Film Reviews

Behind the Mask: The Rise of Leslie Vernon Scott Glosserman

Rating - 7/10

Behind the Mask: The Rise of Leslie Vernon is another exercise in a tired genre, the self aware horror movie, that manages to find success through craft and intelligence. The mockumentary is nothing new or novel, and in addition to the spectre of The Blair Witch Project, films such as Man Bites Dog have played the angle of the cameras being seduced by a sociopathic subject. Where Behind the Mask finds a tiny shred of novelty is applying this conceit to the slasher film, in an alternate universe where Michael Myers, Freddy Kreuger and Jason Vorhees are real killers, admired in fact by some for elevating the slasher scenario into some kind of legendary performance art.

Leslie (Nathan Baesel in a charming and affable performance), the subject of a student documentary, is a young man who aspires to these killers' iconographic status, and is in the process of planning a batch of murders that would equate to his first movie (which Behind the Mask effectively is). In a traditional slasher, the reveal of the face behind the mask is a climactic glimpse, but here we start with the killer fully revealed, rather normal, and very talkative. He studies the arts of magic, stealth and escape and trains vigorously, all to be prepared to create the illusion of being an omnipresent, sometimes apparently dead lurching predator. The supernatural spree killer as a very human, and chatty, extreme athlete is a refreshing and funny idea. In contrast to the silent boogeyman he is preparing to become, the Leslie of the documentary is very much an enthusiastic "dude," eager to boast about all the tricks he's preparing.

Leslie is well versed and reverent in the ritualistic conventions of a classic 80s slasher, and also loves to talk about them. He stalks and selects his cast of victims to type, giddily celebrating the emergence of his "Ahab" (the Donald Pleasance archetype, a representative of good intent on pursuing and thwarting the evil killer, played here by Robert Englund) and obsessing over his designated "survivor girl" (I always heard the phrase "final girl" from genre scholars such as John Kenneth Muir) whom he believes will go through a rite of passage from innocence to experience and have a final showdown with him. He scouts his location and does extensive preparation (nailing windows shut, rigging the electricity, chopping down sturdy tree branches, and treating potential weapons). He fabricates and embellishes a creepy backstory. When he gets into the Freudian imagery and psychological symbolism of the spectacle he is manufacturing, the film effectively becomes an essay on slasher conventions and subtext. This is probably the best part of the movie, as fascinating as several literary analyses of the genre, but presented in a cinematic way with an amusing first person narrator who is actually engineering the carnage.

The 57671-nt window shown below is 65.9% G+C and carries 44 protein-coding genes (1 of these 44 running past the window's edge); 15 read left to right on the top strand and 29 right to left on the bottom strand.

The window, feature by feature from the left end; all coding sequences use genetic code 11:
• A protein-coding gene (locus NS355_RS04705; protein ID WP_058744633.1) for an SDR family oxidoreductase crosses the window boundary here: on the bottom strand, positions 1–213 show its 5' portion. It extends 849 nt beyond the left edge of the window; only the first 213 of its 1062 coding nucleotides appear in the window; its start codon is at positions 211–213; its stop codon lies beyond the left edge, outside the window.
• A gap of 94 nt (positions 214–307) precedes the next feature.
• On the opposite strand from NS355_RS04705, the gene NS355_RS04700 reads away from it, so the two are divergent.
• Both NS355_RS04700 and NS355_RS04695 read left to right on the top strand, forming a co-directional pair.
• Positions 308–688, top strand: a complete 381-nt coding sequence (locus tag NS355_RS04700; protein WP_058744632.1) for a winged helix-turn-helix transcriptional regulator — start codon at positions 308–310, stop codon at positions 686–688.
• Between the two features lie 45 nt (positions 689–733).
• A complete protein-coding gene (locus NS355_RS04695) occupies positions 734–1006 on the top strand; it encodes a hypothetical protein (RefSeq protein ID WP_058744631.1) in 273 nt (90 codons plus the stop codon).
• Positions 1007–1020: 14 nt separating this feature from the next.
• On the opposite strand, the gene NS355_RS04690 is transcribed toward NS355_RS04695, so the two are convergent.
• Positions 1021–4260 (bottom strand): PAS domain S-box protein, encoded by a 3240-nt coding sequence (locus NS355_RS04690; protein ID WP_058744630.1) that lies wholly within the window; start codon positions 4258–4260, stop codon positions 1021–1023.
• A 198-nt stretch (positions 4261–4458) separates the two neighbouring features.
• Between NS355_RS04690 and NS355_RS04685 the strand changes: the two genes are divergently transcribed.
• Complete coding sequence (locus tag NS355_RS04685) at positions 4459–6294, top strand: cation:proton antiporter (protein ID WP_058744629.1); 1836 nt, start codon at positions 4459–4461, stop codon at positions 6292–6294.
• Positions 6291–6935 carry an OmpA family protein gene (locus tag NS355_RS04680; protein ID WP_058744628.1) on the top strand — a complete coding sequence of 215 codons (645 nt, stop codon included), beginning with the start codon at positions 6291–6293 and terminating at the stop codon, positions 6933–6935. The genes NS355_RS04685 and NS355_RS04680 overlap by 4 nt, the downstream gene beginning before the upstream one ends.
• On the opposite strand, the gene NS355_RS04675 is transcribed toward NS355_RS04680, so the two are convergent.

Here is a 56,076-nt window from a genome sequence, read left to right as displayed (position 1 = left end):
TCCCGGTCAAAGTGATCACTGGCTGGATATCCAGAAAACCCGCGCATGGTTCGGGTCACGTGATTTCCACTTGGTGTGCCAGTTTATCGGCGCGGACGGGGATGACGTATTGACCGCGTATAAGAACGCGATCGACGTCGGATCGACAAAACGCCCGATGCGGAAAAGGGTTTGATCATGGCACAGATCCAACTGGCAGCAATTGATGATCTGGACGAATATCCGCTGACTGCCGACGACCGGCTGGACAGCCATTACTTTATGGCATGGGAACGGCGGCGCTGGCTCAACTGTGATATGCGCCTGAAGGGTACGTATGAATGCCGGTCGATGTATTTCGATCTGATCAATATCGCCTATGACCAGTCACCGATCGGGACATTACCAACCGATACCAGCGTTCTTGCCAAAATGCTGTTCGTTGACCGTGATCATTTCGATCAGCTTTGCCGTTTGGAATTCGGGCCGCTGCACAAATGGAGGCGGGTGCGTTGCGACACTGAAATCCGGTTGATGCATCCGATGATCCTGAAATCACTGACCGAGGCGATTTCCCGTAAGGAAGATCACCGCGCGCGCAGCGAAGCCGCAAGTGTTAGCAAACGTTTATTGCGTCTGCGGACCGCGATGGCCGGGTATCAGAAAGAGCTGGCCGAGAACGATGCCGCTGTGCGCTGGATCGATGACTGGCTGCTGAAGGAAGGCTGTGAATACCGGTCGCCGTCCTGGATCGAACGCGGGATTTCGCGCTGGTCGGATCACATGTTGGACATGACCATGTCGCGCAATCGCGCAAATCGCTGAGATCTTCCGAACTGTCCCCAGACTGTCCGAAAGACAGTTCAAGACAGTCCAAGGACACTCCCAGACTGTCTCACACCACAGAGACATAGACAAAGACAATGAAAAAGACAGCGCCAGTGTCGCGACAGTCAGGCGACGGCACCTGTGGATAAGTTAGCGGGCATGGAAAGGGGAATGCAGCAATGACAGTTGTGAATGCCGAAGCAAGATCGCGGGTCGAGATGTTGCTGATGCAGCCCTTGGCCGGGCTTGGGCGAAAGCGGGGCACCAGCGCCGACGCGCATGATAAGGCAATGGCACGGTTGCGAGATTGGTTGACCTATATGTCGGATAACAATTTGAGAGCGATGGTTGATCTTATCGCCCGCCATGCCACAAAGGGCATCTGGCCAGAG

When the film's final act drops the documentary context and becomes the horror movie Leslie has been seen plotting, it is not exactly terrifying. The conventions are, after all, more familiar and set in stone than most genres, and Behind the Mask manages only to get through them professionally, rather than make them new again with fantastic or novel execution. The twist that changes the context of the slaughter is clever, but thoroughly predictable by the time it is delivered. This conclusion works, however, for the same reason most successful horror films work: character. After spending an hour getting to know the eager kid just dying to live up to his heroes, it is difficult on some level not to want to see him pull off his scheme and graduate to the ranks of Jason, Freddy, and Michael Myers. The same is true of the student film-makers. Initially insufferable, over the course of watching them bumble through their attempts to shoot a documentary, a surprising affection develops for them as well. A competent slasher scenario is greatly elevated by the presence of characters the audience, to some extent, cares about. Existing somewhere in the twilight zone between The Blair Witch Project and a Christopher Guest farce, Behind the Mask: The Rise of Leslie Vernon actually finds something new and engaging in meta-horror.